Friday, July 20, 2007

Life Beyond Brain Death

A Newsweek
article covers the changing definitions of death. It used to be that
when you reached "clinical death", that was it. Then it became possible
to restart the heart. Doctors moved on to declaring "brain death", when
cerebral function stopped. But it seems that even after the brain stops
working, all the information is still there and, provided
cellular death can be stopped or reversed in time, it's possible to boot
the brain back up. Normally, unrecoverable brain damage occurs within
five minutes but by lowering the body temperature,
doctors can significantly extend that time. More interestingly,
apoptosis and necrosis take time to destroy the information in the
brain, during which it may be possible to reverse the process or
cryogenically preserve the information
making up the mind and transfer it to a new receptacle; perhaps a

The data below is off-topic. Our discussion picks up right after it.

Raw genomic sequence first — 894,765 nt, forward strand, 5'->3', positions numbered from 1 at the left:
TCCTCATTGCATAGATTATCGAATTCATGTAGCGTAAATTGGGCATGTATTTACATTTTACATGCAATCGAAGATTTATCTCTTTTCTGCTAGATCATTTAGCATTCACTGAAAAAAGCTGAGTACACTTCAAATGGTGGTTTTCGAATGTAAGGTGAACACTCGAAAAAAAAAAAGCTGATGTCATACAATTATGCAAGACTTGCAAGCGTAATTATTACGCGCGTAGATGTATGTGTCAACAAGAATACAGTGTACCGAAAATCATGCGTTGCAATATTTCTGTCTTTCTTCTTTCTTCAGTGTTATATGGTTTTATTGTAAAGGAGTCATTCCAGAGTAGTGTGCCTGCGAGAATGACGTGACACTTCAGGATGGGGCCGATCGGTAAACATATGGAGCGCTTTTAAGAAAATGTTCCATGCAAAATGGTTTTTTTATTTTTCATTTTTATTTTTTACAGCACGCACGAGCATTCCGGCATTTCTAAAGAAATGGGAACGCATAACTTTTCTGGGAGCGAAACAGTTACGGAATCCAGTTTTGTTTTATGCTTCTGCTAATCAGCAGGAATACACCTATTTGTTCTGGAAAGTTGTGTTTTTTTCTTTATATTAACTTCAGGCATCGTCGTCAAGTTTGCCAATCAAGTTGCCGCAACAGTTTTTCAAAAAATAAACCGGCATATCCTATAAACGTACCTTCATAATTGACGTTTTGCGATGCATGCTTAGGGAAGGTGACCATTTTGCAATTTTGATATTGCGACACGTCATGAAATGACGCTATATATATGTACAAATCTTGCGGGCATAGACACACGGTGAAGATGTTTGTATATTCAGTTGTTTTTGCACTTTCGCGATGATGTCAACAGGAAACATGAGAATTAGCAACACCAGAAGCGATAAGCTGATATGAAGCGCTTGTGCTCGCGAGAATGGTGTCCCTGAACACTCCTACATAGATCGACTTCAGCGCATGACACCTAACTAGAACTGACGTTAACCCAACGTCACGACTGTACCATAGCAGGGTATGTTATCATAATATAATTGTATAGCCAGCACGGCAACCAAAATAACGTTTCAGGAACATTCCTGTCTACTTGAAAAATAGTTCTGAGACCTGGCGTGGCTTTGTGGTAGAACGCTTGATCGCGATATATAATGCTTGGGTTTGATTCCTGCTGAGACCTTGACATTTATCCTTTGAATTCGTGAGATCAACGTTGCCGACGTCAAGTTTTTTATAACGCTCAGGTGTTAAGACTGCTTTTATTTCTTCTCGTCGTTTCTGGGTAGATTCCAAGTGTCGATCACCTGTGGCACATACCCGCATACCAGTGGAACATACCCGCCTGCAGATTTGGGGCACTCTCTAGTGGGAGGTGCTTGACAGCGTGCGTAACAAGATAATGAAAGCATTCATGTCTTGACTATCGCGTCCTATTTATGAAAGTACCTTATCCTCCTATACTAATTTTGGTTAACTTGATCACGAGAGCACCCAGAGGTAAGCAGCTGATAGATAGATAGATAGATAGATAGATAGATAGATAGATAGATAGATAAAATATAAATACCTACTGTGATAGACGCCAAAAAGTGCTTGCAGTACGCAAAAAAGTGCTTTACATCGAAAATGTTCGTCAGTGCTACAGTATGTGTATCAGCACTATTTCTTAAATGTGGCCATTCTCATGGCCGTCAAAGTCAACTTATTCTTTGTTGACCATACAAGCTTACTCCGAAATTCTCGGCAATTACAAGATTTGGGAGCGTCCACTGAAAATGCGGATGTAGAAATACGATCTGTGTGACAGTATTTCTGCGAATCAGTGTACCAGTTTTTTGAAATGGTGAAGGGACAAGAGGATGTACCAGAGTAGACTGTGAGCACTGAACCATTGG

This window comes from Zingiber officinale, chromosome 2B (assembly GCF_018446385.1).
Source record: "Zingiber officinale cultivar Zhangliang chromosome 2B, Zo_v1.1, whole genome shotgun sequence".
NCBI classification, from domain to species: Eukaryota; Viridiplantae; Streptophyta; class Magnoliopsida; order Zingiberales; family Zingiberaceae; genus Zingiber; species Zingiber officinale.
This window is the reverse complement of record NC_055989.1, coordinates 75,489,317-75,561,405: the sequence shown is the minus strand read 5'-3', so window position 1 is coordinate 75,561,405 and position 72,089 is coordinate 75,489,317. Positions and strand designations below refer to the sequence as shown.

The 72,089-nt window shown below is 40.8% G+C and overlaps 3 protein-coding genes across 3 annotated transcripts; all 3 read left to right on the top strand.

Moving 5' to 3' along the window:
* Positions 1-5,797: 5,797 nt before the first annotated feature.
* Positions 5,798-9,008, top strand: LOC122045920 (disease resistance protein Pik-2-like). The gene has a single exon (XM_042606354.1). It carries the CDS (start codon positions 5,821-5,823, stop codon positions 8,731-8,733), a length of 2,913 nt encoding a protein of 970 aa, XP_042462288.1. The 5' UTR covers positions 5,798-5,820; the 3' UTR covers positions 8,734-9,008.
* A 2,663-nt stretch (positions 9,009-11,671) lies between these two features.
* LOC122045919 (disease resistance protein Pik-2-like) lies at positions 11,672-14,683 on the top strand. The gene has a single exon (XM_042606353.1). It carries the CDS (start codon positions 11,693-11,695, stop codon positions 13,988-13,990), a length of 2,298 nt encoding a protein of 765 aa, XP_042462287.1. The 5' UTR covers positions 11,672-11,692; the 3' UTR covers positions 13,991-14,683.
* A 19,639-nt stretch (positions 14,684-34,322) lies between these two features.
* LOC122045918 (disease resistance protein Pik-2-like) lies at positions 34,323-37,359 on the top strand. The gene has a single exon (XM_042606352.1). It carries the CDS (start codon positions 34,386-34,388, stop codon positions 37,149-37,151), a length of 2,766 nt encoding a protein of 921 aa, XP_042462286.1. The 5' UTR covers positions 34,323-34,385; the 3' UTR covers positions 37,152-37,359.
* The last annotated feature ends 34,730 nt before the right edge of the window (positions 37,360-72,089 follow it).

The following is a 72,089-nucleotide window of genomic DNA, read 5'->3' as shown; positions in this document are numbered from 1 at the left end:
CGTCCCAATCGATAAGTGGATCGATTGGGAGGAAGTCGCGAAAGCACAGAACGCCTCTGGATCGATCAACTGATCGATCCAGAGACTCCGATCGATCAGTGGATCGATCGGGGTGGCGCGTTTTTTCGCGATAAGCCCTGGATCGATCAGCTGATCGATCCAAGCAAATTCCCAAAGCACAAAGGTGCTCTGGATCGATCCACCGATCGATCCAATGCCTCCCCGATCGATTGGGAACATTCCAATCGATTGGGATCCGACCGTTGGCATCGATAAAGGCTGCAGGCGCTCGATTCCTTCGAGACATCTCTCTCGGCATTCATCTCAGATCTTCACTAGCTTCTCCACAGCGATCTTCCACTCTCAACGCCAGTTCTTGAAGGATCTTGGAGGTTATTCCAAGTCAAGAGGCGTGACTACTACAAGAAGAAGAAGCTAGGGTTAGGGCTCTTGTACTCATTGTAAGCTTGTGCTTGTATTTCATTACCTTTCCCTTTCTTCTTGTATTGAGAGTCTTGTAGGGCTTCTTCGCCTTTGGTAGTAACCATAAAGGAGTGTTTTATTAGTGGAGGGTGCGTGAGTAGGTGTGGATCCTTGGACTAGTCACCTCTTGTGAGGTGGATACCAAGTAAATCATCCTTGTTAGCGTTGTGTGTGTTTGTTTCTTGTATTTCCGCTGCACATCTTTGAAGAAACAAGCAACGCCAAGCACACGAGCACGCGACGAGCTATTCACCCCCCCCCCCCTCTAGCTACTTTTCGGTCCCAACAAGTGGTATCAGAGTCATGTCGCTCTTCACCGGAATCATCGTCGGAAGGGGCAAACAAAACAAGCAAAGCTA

cloned brain or a robot. This leads to a new term: "information-theoretic
death" is the point at which the
physical structure of the brain succumbs to entropy and the mind can no
longer be reconstituted. This moral uncertitude as to when death occurs
is interesting in light of recent
suggestions that organ donation should be mandatory or done on an
"opt-out" scheme. Another
article suggests individuals be allowed to accept the legal
definition of death or define their own meaning. To
learn more about the endovascular temperature modulation techniques
described, see the Medical News
Today article on the subject.


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